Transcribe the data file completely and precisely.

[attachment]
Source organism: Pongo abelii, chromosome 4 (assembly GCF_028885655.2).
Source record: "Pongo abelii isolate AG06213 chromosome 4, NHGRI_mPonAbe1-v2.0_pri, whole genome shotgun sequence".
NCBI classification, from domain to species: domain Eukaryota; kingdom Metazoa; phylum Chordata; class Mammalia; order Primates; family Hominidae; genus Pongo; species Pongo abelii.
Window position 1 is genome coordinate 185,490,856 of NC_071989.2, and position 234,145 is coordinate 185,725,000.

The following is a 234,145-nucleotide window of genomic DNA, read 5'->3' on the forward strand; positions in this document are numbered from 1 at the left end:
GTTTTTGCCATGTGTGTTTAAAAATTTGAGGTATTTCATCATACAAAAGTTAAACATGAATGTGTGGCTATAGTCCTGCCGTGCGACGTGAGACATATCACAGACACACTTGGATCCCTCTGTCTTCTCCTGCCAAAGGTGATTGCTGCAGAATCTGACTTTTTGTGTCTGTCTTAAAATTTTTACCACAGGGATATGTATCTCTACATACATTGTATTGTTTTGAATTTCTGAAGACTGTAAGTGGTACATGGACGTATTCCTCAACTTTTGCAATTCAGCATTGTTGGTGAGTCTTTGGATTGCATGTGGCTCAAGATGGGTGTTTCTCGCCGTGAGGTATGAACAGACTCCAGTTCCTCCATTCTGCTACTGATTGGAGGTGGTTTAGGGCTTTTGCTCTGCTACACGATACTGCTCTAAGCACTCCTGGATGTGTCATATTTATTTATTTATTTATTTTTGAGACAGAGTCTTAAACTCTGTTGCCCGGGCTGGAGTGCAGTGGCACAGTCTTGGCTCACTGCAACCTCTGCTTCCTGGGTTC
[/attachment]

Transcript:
Source organism: Pongo abelii, chromosome 4 (assembly GCF_028885655.2).
Source record: "Pongo abelii isolate AG06213 chromosome 4, NHGRI_mPonAbe1-v2.0_pri, whole genome shotgun sequence".
NCBI classification, from domain to species: domain Eukaryota; kingdom Metazoa; phylum Chordata; class Mammalia; order Primates; family Hominidae; genus Pongo; species Pongo abelii.
Window position 1 is genome coordinate 185,490,856 of NC_071989.2, and position 234,145 is coordinate 185,725,000.

The following is a 234,145-nucleotide window of genomic DNA, read 5'->3' on the forward strand; positions in this document are numbered from 1 at the left end:
GTTTTTGCCATGTGTGTTTAAAAATTTGAGGTATTTCATCATACAAAAGTTAAACATGAATGTGTGGCTATAGTCCTGCCGTGCGACGTGAGACATATCACAGACACACTTGGATCCCTCTGTCTTCTCCTGCCAAAGGTGATTGCTGCAGAATCTGACTTTTTGTGTCTGTCTTAAAATTTTTACCACAGGGATATGTATCTCTACATACATTGTATTGTTTTGAATTTCTGAAGACTGTAAGTGGTACATGGACGTATTCCTCAACTTTTGCAATTCAGCATTGTTGGTGAGTCTTTGGATTGCATGTGGCTCAAGATGGGTGTTTCTCGCCGTGAGGTATGAACAGACTCCAGTTCCTCCATTCTGCTACTGATTGGAGGTGGTTTAGGGCTTTTGCTCTGCTACACGATACTGCTCTAAGCACTCCTGGATGTGTCATATTTATTTATTTATTTATTTTTGAGACAGAGTCTTAAACTCTGTTGCCCGGGCTGGAGTGCAGTGGCACAGTCTTGGCTCACTGCAACCTCTGCTTCCTGGGTTC